Assessing expressed emotion: comparing Camberwell Family Interview and Five-minute Speech Sample ratings for mothers of children with behaviour problems

    INTERNATIONAL JOURNAL OF METHODS IN PSYCHIATRIC RESEARCH, Issue 3 2006
    R. Calam
    Abstract Little is known of the concordance between ratings of expressed emotion (EE) derived from the Camberwell Family Interview (CFI) and Five-minute Speech Sample (FMSS) for parents of children with behaviour problems. Concordance between CFI and FMSS ratings of EE was assessed prior to intervention and compared to parent-rated behaviour after intervention, at follow-up, 12 months later. Female primary caretakers of 75 children (3,10 years) showing behavioural difficulties were interviewed using FMSS and CFI. Interviews were coded independently by criterion-standard raters. Using CFI, 57 families were classified high EE, and 18 low EE. Using FMSS, 65 families were classified high EE and 10 low EE. 55/75 pairs of ratings (73%) were the same (high, n = 51: low, n = 4) and 20 mothers (27%) were allocated different EE status (Kappa = 0.14, n.s.). The FMSS ratings at initial interview appeared more closely related to behaviour rating at follow-up than CFI. Further investigation is required to establish comparability of CFI and FMSS results for carers of children. Copyright © 2006 John Wiley & Sons, Ltd. [source]


    Agreement Between Self-Report of Disease Diagnoses and Medical Record Validation in Disabled Older Women: Factors That Modify Agreement

    JOURNAL OF AMERICAN GERIATRICS SOCIETY, Issue 1 2004
    Crystal F. Simpson MD
    Objectives: To determine the agreement between self-report of chronic disease and validated evidence of disease using multiple ascertainment methods and to assess effects of cognition, education, age, and comorbidity. Design: Cross-sectional analysis. Setting: Community Baltimore, Maryland. Participants: One thousand two community-dwelling disabled women aged 65 and older. Measurements: Kappa statistics were calculated to determine the relationship between self-report of 14 diseases and standardized algorithms. Analyses were stratified using Mini-Mental State Examination score, education, number of chronic diseases, and age. Results: Kappa was excellent for hip fracture (HF), Parkinson's disease (PD), diabetes mellitus (DM), cancer, stroke, and disc disease (DD); fair to good for angina pectoris, congestive heart failure, and myocardial infarction; and poor for peripheral arterial disease, spinal stenosis, osteoporosis, arthritis, and lung disease. Overall, kappa decreased with decreasing cognition and education, increasing age, and four or more diseases. Conclusion: In disabled older women, self-report of physician diagnosis of HF, PD, DM, cancer, stroke, and DD appears valid. In general, increasing comorbidity and age and decreasing cognition and education do not reduce validity for diseases where agreement was excellent overall. [source]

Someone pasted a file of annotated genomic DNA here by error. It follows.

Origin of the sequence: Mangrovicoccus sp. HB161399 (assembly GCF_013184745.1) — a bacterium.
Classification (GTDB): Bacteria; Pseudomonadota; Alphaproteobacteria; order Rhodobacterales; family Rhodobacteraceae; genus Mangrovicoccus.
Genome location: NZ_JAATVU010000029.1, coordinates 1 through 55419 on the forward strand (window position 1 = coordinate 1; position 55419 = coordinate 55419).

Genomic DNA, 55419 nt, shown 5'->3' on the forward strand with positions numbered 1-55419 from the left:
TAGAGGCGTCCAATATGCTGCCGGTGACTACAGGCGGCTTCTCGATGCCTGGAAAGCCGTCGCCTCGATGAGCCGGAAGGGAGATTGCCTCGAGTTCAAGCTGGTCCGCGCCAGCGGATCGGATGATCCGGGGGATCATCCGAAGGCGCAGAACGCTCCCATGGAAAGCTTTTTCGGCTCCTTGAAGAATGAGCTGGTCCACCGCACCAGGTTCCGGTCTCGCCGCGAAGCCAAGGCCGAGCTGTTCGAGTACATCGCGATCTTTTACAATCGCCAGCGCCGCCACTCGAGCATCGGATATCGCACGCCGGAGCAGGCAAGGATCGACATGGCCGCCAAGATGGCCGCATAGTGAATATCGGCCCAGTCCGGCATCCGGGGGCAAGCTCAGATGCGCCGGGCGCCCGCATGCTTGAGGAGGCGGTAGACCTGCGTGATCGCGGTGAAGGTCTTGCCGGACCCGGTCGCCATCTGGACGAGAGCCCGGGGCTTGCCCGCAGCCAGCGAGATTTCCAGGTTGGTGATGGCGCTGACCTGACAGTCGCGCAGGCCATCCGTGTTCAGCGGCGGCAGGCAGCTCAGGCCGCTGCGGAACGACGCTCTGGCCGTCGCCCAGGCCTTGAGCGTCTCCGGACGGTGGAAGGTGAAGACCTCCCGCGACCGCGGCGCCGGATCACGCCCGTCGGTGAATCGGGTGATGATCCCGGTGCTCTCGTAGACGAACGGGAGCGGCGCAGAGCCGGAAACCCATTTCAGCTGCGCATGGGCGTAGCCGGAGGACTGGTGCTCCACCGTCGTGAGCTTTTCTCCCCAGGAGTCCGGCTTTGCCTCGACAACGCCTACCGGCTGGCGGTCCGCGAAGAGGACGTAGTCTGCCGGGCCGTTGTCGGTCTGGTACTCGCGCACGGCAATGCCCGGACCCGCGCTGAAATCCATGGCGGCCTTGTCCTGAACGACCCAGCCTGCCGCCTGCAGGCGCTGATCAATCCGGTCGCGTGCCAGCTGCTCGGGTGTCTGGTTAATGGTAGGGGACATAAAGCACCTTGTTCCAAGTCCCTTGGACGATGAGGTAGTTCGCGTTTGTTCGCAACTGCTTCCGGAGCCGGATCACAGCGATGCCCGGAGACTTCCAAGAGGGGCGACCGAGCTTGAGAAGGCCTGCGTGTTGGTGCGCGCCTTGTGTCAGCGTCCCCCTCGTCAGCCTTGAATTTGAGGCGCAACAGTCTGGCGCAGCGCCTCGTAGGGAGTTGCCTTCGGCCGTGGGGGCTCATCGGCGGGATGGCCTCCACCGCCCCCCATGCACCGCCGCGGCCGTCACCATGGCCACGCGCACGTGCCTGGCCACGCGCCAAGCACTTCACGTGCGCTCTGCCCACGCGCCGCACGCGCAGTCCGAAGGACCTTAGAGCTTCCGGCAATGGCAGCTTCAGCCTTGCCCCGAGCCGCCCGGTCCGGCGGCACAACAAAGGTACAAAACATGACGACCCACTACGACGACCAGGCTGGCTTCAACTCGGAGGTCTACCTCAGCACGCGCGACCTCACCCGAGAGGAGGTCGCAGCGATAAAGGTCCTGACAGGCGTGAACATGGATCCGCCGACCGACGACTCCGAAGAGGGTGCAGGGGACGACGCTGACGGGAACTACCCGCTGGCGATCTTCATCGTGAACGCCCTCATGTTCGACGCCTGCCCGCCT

Physicochemical characterization of carrageenans,A critical reinvestigation

    JOURNAL OF APPLIED POLYMER SCIENCE, Issue 6 2008
    Gisela Berth
    Abstract Kappa-, iota-, and lambda-carrageenan (food grade) were analyzed by static light scattering (MALS in batch mode) in 0.1M NaNO3 at 25 and 60°C, earlier heated up to 90°C or not. At 25°C, there was a strong tendency for a concentration-dependent aggregation in the order lambda < kappa < iota. At 60°C, all samples were molecularly dispersed. The strongly temperature-dependent refractive index increments (equilibrium dialysis) differ. Data interpretation in terms of the wormlike chain model using the Skolnik-Odijk-Fixman approach led to an intrinsic persistence length around 3 to 4 nm and expansion factors as high as 1.5 and above in a thermodynamically good solvent for all three types. Triple-detector HPSEC (DRI, MALS, viscometry) on the three commercial samples plus a degraded (by acidic hydrolysis) kappa-carrageenan in the same solvent/eluant at 60°C yielded a uniform and slightly curved [,]- M relationship for 5 × 103 , M/(g mol) , 3 × 106 and a nearly identical molar mass dependence of the radius of gyration. HPSEC at 25°C on kappa-carrageenan confirmed formation of soluble aggregates. Special emphasis was put on analytical and methodological aspects. The reliability of the experimental data was demonstrated by analogous measurements on dextran calibration standards. © 2008 Wiley Periodicals, Inc. J Appl Polym Sci, 2008 [source]


    Light-chain-restricted plasmacellular infiltrates in necrobiosis lipoidica , a clue to an underlying monoclonal gammopathy

    JOURNAL OF CUTANEOUS PATHOLOGY, Issue 4 2005
    Adina M. Cioc